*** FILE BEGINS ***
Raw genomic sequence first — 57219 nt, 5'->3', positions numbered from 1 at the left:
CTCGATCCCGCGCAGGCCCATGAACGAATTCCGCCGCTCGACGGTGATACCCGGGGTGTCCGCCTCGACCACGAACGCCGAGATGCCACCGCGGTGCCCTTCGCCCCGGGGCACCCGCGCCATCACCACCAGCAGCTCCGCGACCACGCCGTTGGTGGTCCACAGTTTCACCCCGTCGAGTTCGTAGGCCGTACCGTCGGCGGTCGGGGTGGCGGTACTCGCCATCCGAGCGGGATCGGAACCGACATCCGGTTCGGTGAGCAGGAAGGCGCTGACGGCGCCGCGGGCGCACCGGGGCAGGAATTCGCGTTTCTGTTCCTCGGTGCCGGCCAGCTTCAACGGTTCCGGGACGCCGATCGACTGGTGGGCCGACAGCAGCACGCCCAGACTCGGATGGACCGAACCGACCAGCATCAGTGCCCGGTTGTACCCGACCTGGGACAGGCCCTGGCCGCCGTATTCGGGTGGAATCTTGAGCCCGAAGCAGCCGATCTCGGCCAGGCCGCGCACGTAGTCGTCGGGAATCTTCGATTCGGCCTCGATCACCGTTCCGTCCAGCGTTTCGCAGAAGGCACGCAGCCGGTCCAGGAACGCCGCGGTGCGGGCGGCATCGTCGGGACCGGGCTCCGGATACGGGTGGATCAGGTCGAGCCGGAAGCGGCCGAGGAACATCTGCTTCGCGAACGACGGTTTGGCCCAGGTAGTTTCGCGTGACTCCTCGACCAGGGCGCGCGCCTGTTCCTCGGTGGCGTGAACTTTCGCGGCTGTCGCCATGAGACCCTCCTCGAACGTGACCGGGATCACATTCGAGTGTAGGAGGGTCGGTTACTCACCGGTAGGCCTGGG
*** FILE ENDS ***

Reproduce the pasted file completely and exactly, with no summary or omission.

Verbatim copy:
Raw genomic sequence first — 57219 nt, 5'->3', positions numbered from 1 at the left:
CTCGATCCCGCGCAGGCCCATGAACGAATTCCGCCGCTCGACGGTGATACCCGGGGTGTCCGCCTCGACCACGAACGCCGAGATGCCACCGCGGTGCCCTTCGCCCCGGGGCACCCGCGCCATCACCACCAGCAGCTCCGCGACCACGCCGTTGGTGGTCCACAGTTTCACCCCGTCGAGTTCGTAGGCCGTACCGTCGGCGGTCGGGGTGGCGGTACTCGCCATCCGAGCGGGATCGGAACCGACATCCGGTTCGGTGAGCAGGAAGGCGCTGACGGCGCCGCGGGCGCACCGGGGCAGGAATTCGCGTTTCTGTTCCTCGGTGCCGGCCAGCTTCAACGGTTCCGGGACGCCGATCGACTGGTGGGCCGACAGCAGCACGCCCAGACTCGGATGGACCGAACCGACCAGCATCAGTGCCCGGTTGTACCCGACCTGGGACAGGCCCTGGCCGCCGTATTCGGGTGGAATCTTGAGCCCGAAGCAGCCGATCTCGGCCAGGCCGCGCACGTAGTCGTCGGGAATCTTCGATTCGGCCTCGATCACCGTTCCGTCCAGCGTTTCGCAGAAGGCACGCAGCCGGTCCAGGAACGCCGCGGTGCGGGCGGCATCGTCGGGACCGGGCTCCGGATACGGGTGGATCAGGTCGAGCCGGAAGCGGCCGAGGAACATCTGCTTCGCGAACGACGGTTTGGCCCAGGTAGTTTCGCGTGACTCCTCGACCAGGGCGCGCGCCTGTTCCTCGGTGGCGTGAACTTTCGCGGCTGTCGCCATGAGACCCTCCTCGAACGTGACCGGGATCACATTCGAGTGTAGGAGGGTCGGTTACTCACCGGTAGGCCTGGG